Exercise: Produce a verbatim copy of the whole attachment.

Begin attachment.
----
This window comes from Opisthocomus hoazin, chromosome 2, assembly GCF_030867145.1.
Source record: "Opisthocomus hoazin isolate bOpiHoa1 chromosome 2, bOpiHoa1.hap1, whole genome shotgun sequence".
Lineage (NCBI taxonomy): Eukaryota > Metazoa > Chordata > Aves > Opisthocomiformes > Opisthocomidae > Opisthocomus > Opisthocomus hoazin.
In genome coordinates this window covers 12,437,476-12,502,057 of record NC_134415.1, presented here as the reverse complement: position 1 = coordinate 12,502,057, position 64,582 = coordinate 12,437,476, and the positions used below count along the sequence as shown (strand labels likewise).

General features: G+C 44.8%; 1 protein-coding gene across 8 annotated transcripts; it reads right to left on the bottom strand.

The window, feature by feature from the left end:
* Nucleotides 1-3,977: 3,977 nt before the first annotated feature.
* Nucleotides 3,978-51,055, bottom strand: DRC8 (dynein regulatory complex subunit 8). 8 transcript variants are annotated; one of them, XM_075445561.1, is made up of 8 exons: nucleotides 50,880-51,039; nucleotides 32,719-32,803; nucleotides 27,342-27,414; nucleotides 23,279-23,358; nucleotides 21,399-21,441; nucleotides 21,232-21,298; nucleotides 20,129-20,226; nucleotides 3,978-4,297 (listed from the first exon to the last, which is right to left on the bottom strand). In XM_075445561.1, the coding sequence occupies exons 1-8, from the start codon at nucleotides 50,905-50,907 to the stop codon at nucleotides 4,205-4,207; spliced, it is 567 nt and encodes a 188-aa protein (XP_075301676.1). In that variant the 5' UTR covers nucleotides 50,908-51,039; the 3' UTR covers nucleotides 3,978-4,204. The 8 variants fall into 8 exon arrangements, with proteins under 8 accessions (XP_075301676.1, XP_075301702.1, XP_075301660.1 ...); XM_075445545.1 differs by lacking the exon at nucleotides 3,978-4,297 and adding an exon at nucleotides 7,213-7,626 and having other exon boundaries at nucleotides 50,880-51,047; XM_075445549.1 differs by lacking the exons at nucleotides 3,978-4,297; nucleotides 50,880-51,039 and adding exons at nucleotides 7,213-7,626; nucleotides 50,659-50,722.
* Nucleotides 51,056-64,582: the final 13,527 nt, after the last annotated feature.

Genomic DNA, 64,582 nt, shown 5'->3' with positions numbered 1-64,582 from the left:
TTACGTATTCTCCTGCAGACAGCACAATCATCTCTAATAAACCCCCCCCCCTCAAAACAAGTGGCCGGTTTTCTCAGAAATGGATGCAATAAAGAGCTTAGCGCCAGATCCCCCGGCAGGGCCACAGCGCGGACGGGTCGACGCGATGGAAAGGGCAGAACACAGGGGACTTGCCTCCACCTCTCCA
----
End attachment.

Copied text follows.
This window comes from Opisthocomus hoazin, chromosome 2, assembly GCF_030867145.1.
Source record: "Opisthocomus hoazin isolate bOpiHoa1 chromosome 2, bOpiHoa1.hap1, whole genome shotgun sequence".
Lineage (NCBI taxonomy): Eukaryota > Metazoa > Chordata > Aves > Opisthocomiformes > Opisthocomidae > Opisthocomus > Opisthocomus hoazin.
In genome coordinates this window covers 12,437,476-12,502,057 of record NC_134415.1, presented here as the reverse complement: position 1 = coordinate 12,502,057, position 64,582 = coordinate 12,437,476, and the positions used below count along the sequence as shown (strand labels likewise).

General features: G+C 44.8%; 1 protein-coding gene across 8 annotated transcripts; it reads right to left on the bottom strand.

The window, feature by feature from the left end:
* Nucleotides 1-3,977: 3,977 nt before the first annotated feature.
* Nucleotides 3,978-51,055, bottom strand: DRC8 (dynein regulatory complex subunit 8). 8 transcript variants are annotated; one of them, XM_075445561.1, is made up of 8 exons: nucleotides 50,880-51,039; nucleotides 32,719-32,803; nucleotides 27,342-27,414; nucleotides 23,279-23,358; nucleotides 21,399-21,441; nucleotides 21,232-21,298; nucleotides 20,129-20,226; nucleotides 3,978-4,297 (listed from the first exon to the last, which is right to left on the bottom strand). In XM_075445561.1, the coding sequence occupies exons 1-8, from the start codon at nucleotides 50,905-50,907 to the stop codon at nucleotides 4,205-4,207; spliced, it is 567 nt and encodes a 188-aa protein (XP_075301676.1). In that variant the 5' UTR covers nucleotides 50,908-51,039; the 3' UTR covers nucleotides 3,978-4,204. The 8 variants fall into 8 exon arrangements, with proteins under 8 accessions (XP_075301676.1, XP_075301702.1, XP_075301660.1 ...); XM_075445545.1 differs by lacking the exon at nucleotides 3,978-4,297 and adding an exon at nucleotides 7,213-7,626 and having other exon boundaries at nucleotides 50,880-51,047; XM_075445549.1 differs by lacking the exons at nucleotides 3,978-4,297; nucleotides 50,880-51,039 and adding exons at nucleotides 7,213-7,626; nucleotides 50,659-50,722.
* Nucleotides 51,056-64,582: the final 13,527 nt, after the last annotated feature.

Genomic DNA, 64,582 nt, shown 5'->3' with positions numbered 1-64,582 from the left:
TTACGTATTCTCCTGCAGACAGCACAATCATCTCTAATAAACCCCCCCCCCTCAAAACAAGTGGCCGGTTTTCTCAGAAATGGATGCAATAAAGAGCTTAGCGCCAGATCCCCCGGCAGGGCCACAGCGCGGACGGGTCGACGCGATGGAAAGGGCAGAACACAGGGGACTTGCCTCCACCTCTCCA